Archives for category: Servant Leadership

At a high school basketball game with cross-town rivals, compassion stirred within me as a boy was wheeled to the center court at half-time to say “thank you” to the community for supporting him in his 4-month battle to survive a football game head injury. I had been at that big rivalry game. I had been one in a massive crowd that watched that motionless player get loaded into an ambulance.

A wave of compassion washed over me for this once strong and agile football boy who was now subdued in his wheelchair and overwhelmed by stands filled with fans at a wild basketball game. Compassion in considering the grief, loss, sadness, and many struggles his mother behind the wheelchair must still be going through settled in me. I want to take action to help them survive and get through this. If there had been an opportunity for attendees at this packed game to give money right then and there to help this family, I am confident it would have quadrupled the game proceeds benefit check raised and given to them during this halftime. Because nearly every parent I could see around me had eyes brimming with tears…as compassion filled them, along with gratefulness for our healthy sons.

As I reflect on being more compassionate this first month of the year, I do so with a desire to allow and then embrace the feelings of compassion I may have for others I interact with, or come across in my days.

Last week at a downtown red light on a cold January morning, I watched a man with a homeless sign smile brightly at drivers in cars ahead of me. “My Name is JAMES I’m homeless & could use any help” his cardboard sign read.

Will I engage my heart?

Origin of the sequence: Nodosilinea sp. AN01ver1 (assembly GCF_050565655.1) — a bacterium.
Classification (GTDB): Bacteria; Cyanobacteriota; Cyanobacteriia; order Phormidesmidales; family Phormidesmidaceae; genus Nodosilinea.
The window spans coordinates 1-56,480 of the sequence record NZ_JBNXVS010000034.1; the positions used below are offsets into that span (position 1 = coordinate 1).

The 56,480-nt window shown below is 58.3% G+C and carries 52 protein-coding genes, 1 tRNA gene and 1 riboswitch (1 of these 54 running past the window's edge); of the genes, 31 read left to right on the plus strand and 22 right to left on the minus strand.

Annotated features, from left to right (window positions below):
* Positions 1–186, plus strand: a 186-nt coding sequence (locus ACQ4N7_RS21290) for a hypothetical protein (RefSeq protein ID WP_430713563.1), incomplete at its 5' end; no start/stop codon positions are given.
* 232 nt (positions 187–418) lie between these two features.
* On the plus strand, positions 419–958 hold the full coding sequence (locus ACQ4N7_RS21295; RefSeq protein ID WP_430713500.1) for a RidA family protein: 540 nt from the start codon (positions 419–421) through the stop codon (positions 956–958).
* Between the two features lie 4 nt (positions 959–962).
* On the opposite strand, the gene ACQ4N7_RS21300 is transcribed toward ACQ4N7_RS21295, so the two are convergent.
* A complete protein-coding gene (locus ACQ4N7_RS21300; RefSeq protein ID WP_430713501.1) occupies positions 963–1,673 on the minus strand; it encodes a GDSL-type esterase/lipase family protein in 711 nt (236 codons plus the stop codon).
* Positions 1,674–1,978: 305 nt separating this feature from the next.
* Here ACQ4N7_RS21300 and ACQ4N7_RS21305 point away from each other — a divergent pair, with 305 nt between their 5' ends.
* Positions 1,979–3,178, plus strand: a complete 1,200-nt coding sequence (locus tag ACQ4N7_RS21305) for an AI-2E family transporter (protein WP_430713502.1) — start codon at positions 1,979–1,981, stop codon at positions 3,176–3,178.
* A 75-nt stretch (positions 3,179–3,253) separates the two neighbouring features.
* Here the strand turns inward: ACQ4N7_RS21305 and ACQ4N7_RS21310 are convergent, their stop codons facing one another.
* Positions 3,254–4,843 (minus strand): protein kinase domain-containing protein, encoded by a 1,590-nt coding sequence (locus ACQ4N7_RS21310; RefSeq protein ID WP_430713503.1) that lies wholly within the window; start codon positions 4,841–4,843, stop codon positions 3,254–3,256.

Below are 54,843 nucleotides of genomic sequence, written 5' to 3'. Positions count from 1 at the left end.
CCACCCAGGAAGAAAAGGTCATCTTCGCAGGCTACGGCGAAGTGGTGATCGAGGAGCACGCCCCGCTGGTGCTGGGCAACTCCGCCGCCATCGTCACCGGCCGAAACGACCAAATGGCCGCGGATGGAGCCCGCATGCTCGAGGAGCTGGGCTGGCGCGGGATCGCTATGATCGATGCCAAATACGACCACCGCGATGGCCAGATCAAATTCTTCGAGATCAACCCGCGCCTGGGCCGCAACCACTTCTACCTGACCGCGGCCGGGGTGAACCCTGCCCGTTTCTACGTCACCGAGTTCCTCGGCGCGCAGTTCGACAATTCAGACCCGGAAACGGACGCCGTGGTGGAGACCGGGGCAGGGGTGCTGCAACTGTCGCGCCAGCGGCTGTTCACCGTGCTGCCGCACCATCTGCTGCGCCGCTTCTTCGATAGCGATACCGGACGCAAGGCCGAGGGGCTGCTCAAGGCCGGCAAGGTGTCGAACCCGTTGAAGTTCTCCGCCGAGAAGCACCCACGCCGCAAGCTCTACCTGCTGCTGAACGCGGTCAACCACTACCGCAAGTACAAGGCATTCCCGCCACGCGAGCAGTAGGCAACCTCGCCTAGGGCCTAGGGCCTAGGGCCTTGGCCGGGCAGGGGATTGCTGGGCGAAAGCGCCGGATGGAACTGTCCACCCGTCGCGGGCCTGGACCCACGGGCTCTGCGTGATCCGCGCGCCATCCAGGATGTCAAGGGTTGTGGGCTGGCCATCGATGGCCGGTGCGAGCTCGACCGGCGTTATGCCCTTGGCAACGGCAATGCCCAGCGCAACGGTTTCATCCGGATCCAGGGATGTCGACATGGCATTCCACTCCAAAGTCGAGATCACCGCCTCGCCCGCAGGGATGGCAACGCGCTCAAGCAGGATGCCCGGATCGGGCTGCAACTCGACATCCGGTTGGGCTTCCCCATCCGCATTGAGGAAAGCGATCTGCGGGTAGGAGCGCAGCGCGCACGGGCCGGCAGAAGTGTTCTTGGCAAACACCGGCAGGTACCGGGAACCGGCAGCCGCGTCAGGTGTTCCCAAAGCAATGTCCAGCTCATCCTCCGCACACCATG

He waved a type of joyous, “Good Morning!” to folks as they hoped the red light would change to green so they could hurry to their jobs – to make money… to not have to make eye contact with James or to ever have to hold a sign like that. I felt compassion for James. Fortunately, during this red light, I embraced compassion and took a few needed steps of action to live compassion. It was quite simple.

I dug through my purse and car ashtray, finding a few piles of loose bills. “But what if I need cash later?” fleeted through my mind. Oh, that rational, “safe” voice with an edge of selfish care! “Then I’ll use a card,” my heart spoke to my mind. I am so thankful that I have work, money, a home, a car; I am glad I’m not James, and I hope this helps him in a small way.

With that, the light turned green, I hit the auto-window roll-down button on my passenger side, and waved at this man. He quickly came to my car as I rolled forward to him and stopped momentarily, backing up traffic for 3 seconds. “James,” I said as I handed him the cash, “may God bless you today,” I said. And we shared a smile while he verbally thanked me.

I am certain that some motorist farther behind me didn’t get through that red light because of the 3-second delay I caused by acting on my compassion with James. And I am OK with that!

Compassion is authentic when it moves you to action. True compassion transforms our behaviors.

How can I be on the alert this week – even today? What experience will I allow to slow me in my tracks? What observance will I choose to move me to action to compassionately help someone?

I’m not the overly emotional type. Yet a few weeks ago I found myself waiting with the masses to board a plane in a crowded, major airport. As folks rearranged items in their carry-ons, made last minute phone calls, and appeared with typical glazed-eyes after a long, hot, and muggy Midwest day… a scene capture my attention.